Opposition candidates allowed in Belarus election
Often called “Europe’s last dictatorship”, the Eastern European state of 10 million has enjoyed few democratic freedoms under the 65-year-old president.
The election for the largely powerless parliament comes as Belarus is being urged by Russia into closer military and economic cooperation while Lukashenka is looking to forge ties with the European Union, United States and China.
Lukashenko has opposed what he sees as Russian attempts to force Minsk into merging with Russia and says Moscow has indulged in “hysterics” over his moves to improve ties with the west.
Russia and Belarus formed a loose “union” in 1996 and enjoy close economic and military cooperation. But there have been disputes over energy prices and import duties.
Belarus has refused to recognise the Russian annexation of the Crimea peninsula after the seizure from Ukraine in 2014. Moscow has also cut subsidies that were supporting the Belarusian state-run economy.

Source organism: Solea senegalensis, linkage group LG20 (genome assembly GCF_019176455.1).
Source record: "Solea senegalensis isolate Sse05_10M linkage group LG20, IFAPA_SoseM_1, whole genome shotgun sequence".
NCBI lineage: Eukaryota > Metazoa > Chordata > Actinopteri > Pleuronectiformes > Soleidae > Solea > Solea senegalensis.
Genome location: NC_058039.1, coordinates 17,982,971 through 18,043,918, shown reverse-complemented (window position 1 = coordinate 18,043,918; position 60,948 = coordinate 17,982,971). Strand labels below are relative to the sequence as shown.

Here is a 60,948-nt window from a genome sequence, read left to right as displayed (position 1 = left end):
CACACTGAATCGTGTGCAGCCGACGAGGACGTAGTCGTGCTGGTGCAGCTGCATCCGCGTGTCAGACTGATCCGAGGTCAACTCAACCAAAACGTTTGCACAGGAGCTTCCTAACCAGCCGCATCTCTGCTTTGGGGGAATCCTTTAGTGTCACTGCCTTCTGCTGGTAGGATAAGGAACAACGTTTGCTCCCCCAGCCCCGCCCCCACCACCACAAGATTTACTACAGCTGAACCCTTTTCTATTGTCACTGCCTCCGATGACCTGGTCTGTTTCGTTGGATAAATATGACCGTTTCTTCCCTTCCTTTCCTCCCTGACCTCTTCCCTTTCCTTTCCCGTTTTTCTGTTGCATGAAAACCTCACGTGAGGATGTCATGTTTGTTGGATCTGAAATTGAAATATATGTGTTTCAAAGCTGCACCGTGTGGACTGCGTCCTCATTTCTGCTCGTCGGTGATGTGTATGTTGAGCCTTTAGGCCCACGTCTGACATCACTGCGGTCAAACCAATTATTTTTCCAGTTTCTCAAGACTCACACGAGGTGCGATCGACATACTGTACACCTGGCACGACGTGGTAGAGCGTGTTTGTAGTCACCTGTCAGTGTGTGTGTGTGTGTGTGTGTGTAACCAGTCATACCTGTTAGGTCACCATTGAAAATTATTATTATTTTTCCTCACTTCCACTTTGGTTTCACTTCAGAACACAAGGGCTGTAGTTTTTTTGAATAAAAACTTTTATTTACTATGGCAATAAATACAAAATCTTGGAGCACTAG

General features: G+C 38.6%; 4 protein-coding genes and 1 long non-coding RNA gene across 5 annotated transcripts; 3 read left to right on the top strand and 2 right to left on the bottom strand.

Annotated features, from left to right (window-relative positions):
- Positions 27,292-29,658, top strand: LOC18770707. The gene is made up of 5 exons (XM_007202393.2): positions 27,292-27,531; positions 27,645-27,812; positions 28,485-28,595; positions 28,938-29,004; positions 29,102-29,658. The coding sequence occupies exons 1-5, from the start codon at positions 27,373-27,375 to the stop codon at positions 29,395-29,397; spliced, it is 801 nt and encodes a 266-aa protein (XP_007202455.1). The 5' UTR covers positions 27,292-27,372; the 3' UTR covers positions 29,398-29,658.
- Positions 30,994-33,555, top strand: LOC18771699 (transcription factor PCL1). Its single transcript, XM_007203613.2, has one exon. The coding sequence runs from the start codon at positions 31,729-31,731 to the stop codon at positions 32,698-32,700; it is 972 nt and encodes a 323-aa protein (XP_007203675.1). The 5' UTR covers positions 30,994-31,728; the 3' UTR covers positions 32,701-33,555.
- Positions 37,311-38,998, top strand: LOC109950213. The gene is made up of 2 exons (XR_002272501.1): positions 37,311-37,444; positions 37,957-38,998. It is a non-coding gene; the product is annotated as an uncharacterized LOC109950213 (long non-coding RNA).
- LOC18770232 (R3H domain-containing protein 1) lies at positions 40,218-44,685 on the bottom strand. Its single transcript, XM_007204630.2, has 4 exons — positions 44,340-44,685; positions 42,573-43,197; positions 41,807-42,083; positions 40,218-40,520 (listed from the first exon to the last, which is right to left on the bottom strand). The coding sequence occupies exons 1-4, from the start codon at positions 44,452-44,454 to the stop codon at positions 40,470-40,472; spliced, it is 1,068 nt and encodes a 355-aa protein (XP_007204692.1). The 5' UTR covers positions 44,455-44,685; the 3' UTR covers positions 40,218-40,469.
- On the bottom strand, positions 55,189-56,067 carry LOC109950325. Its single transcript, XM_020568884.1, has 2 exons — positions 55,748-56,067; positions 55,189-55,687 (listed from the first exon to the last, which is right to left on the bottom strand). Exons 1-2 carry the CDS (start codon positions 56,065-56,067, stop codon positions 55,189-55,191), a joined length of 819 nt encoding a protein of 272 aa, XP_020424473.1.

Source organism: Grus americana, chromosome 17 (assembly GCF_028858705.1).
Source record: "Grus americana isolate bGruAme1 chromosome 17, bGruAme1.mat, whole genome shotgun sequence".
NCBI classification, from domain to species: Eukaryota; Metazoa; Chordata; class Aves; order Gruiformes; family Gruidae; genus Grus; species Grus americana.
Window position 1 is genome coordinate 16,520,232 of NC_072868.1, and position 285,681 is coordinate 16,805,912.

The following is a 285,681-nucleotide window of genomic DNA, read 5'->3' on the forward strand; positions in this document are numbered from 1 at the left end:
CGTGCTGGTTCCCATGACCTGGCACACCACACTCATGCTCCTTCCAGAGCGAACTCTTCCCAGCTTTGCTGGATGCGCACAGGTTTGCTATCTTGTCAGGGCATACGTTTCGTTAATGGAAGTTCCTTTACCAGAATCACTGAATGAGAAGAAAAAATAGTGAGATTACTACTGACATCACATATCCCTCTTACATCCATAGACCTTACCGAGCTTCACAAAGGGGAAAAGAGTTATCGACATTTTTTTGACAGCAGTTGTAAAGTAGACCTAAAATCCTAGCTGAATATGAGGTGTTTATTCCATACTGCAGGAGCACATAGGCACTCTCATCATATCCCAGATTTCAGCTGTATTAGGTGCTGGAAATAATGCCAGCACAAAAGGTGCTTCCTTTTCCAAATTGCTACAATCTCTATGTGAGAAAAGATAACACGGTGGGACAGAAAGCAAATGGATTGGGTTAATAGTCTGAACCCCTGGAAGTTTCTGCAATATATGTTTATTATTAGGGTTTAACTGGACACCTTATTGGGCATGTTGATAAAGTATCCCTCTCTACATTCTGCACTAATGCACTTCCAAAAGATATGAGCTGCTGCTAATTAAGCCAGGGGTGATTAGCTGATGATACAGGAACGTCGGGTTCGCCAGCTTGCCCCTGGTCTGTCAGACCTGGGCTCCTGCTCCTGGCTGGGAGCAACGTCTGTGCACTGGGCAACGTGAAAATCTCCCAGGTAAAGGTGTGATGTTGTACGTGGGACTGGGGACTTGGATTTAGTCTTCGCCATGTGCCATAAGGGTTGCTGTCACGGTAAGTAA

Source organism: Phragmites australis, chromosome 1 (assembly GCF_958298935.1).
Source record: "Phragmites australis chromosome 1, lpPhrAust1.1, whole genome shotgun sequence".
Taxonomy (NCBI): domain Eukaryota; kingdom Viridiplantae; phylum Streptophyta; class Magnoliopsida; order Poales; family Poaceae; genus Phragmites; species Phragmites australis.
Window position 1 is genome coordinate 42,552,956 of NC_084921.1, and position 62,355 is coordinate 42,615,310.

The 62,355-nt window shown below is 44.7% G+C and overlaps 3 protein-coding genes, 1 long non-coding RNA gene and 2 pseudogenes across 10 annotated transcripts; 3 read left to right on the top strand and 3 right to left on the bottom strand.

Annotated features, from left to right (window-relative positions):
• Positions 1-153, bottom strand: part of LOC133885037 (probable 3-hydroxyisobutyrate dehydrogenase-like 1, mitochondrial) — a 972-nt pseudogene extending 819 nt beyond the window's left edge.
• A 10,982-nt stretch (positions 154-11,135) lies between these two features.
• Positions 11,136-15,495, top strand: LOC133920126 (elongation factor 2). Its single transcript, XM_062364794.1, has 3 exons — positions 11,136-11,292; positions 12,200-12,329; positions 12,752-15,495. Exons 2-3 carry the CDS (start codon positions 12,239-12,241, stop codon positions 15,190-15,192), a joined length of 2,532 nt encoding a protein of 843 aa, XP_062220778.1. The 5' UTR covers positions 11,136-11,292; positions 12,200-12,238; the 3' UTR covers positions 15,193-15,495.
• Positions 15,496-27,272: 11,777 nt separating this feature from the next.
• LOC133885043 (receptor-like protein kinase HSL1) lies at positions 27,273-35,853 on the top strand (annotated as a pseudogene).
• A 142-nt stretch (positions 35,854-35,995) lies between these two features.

Lukashenko has dismissed Russia’s proposed merger of the two states.
Russian President Vladimir Putin is currently constitutionally barred from serving a third consecutive term in 2024. But if he was leader of a new, unified Belarusian and Russian union, he might be able to dodge the limitation.
Lukashenka has ruled Belarus with an iron grip for 25 years and faces a presidential election in 2020.
More than 500 candidates are standing for the 110-seat lower house of the National Assembly. More than 200 potential candidates have been barred, mostly for allegedly not providing enough valid signatures.
“The authorities are making some concessions, but at the same time they are signalling that they won’t allow democracy to run wild,” said Yauheni Preiherman of the Minsk Dialogue Council on International Relations.
Hanna Kanapatskaya of the opposition United Civic Party and Alena Anisim, an independent candidate with ties to the opposition, have been blocked from standing, although both were elected in 2016.
Lukashenko allowed the two opposition candidates to win seats as non-government allies for the first time since 1996.
The Organisation for Security and Cooperation in Europe (OSCE) monitored the 2016 general election, saying there had been “a significant number of procedural irregularities and a lack of transparency”.
About a quarter of votes have already been cast, a process that is seen as vulnerable to abuse. Ballot boxes are left unattended during voting and votes are counted without monitoring by observers.
Belarus President Alyaksandr Lukashenka and Russian President Vladimir Putin. Picture credit: Kremlin